It’s almost impossible to select a favourite piece from the Chicago Institute of Art. I would need a decade to gaze lovingly into the eyes of each portrait, wander the varied landscapes and dream up a home where I could welcome each exquisitely crafted piece of furniture and decorative item on display. While I’m inevitably drawn to the colours of Matisse, and wooed by Picasso’s geometry, I discovered a number of new artists to flirt within the Institute’s halls. These highlights from the Art Institute of Chicago include some familiar artists and artworks, along with lesser-known works by Russian avant-garde artist Nathalija Gontcharova, French sculptor Charles-Henri-Joseph Cordier and Norwegian landscape artist Thomas Fearnley. Here are my highlights of the Art Institute of Chicago – minus any textiles, which I heartbreakingly ran out of time for.
Above: Oil on Canvas, Landscape at L’Estaque, is one of Georges Braque’s early works as he was coming to the end of his Fauvist period in 1907. A visit to Pablo Picasso’s studio in the same year sparked a change of style which put Braque at the forefront of cubism. In fact, the term “Cubism,” was coined when French art critic, Louis Vauxcelles, described Braque’s work as “bizarreries cubiques.”
Left: A young and defiant Joan of Arc in gilt bronze, by Antonin Mercié.
Below: An Art Nouveau cabinet, made of walnut with gilt bronze and glass, by Lois-Désire-Eugéne Gaillard of France. The cabinet was once part of a dining room suite.
Right: Henri Matisse painted this post-impressionist still life, Apples, in 1916.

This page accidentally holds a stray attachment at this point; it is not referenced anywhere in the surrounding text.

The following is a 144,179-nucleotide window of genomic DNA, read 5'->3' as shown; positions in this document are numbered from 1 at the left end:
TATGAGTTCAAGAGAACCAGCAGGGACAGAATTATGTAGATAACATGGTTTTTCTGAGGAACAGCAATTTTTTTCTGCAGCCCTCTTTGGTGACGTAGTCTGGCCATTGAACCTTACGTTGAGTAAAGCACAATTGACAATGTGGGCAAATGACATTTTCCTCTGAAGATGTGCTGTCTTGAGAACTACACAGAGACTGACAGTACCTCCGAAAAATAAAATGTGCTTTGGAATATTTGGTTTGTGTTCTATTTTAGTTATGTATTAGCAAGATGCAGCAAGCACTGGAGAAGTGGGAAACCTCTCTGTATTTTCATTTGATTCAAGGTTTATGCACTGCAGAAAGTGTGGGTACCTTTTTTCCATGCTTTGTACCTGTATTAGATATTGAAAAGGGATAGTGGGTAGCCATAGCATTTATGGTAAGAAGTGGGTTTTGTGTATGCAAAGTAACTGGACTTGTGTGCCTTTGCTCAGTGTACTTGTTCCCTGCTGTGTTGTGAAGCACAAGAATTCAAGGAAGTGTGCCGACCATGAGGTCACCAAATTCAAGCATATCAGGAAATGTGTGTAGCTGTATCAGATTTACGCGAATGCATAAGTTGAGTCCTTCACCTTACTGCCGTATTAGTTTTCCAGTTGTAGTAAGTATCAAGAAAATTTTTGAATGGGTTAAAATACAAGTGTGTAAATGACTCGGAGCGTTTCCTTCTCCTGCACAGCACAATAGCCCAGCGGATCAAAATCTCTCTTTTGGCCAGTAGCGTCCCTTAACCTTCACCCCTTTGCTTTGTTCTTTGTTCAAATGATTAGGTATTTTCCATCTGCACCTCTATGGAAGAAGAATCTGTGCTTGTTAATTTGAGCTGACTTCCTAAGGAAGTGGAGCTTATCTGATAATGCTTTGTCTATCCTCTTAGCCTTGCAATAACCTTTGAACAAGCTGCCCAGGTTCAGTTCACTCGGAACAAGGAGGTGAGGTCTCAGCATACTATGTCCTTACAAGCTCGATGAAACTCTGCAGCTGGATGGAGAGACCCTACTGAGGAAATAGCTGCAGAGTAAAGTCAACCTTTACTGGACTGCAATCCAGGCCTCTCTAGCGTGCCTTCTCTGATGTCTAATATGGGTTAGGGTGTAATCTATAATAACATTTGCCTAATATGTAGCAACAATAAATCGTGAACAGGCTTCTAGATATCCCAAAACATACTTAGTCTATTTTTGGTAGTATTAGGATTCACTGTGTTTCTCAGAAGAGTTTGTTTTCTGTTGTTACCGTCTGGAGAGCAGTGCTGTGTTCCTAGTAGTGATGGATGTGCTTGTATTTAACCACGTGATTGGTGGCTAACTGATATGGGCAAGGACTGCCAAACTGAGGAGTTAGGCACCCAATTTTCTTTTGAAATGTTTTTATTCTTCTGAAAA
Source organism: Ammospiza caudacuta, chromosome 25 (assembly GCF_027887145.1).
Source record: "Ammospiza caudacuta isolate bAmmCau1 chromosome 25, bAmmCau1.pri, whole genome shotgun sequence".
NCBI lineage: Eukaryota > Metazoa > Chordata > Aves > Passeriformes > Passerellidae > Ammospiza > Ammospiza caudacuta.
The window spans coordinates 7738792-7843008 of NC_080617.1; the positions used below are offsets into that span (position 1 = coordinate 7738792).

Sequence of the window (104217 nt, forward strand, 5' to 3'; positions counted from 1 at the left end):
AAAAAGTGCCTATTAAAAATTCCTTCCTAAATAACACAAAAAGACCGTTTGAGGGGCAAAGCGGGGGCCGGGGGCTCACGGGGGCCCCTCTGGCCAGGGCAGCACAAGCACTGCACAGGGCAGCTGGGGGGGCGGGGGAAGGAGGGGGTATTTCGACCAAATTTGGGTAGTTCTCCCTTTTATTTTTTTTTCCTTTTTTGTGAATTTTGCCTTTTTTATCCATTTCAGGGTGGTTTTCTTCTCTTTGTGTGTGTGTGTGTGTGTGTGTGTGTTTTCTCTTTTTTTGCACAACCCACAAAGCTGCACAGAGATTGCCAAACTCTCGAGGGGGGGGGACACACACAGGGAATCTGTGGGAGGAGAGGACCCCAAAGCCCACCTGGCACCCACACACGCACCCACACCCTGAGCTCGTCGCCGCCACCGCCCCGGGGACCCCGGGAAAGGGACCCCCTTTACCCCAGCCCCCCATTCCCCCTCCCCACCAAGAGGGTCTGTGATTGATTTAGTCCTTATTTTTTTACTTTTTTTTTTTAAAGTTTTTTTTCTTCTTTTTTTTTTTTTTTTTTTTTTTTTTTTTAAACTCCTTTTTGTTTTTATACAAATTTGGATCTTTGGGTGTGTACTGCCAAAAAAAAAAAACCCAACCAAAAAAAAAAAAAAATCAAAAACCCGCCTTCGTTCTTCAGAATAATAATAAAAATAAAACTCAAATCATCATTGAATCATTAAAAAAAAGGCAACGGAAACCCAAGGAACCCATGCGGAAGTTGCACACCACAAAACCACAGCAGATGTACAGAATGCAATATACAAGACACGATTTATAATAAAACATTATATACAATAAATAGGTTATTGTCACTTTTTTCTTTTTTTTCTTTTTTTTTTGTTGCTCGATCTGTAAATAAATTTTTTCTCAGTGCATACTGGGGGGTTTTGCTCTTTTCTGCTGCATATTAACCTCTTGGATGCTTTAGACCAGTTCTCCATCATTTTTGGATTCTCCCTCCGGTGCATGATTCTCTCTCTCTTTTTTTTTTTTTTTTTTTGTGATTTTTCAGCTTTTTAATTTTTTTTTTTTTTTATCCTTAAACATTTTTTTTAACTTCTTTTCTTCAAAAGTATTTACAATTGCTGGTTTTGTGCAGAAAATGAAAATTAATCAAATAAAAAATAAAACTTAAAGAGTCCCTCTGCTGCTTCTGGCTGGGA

Below: Nightlife was painted by Chicago local, Archibald Motley Jr. The artist depicts African American culture in the context of a lively dance hall scene situated in Chicago’s Bronzeville neighbourhood. Motley was inspired by Edward Hopper’s Nighthawks (also pictured below), which had been added to the Art Institute of Chicago’s collection the year before.
Left: Pablo Picasso’s, The Red Armchair, was the first in a series of paintings that depicted his mistress of the time, Marie-Thérèse Walter. Picasso used industrial house paint known as Ripolin, mixed with oil paint, to create various textures. An example is the smooth black lines with barely perceptible brushstrokes.
Below: I’m sure I’m not the only one who was introduced to Arrangement in Grey and Black No. I, more commonly referred to as Whistler’s Mother, by Mr Bean. The painting is usually exhibited by the Musée d’Orsay in Paris, however we were fortunate enough to catch the portrait of Anna McNeill Whistler, as she was passing through Chicago. In 1863 Mrs Whistler relocated from her homeland in the U.S. to be with her son, artist James, in London. Eight years later he asked her to pose for this portrait, which he considered one of his finest works.
Above: Norwegian, Thomas Fearnley, painted the Italian scene Pergola with Oranges, circa 1834. During this decade he travelled extensively throughout Europe, and spent three years based in Italy during which he created this oil on paper.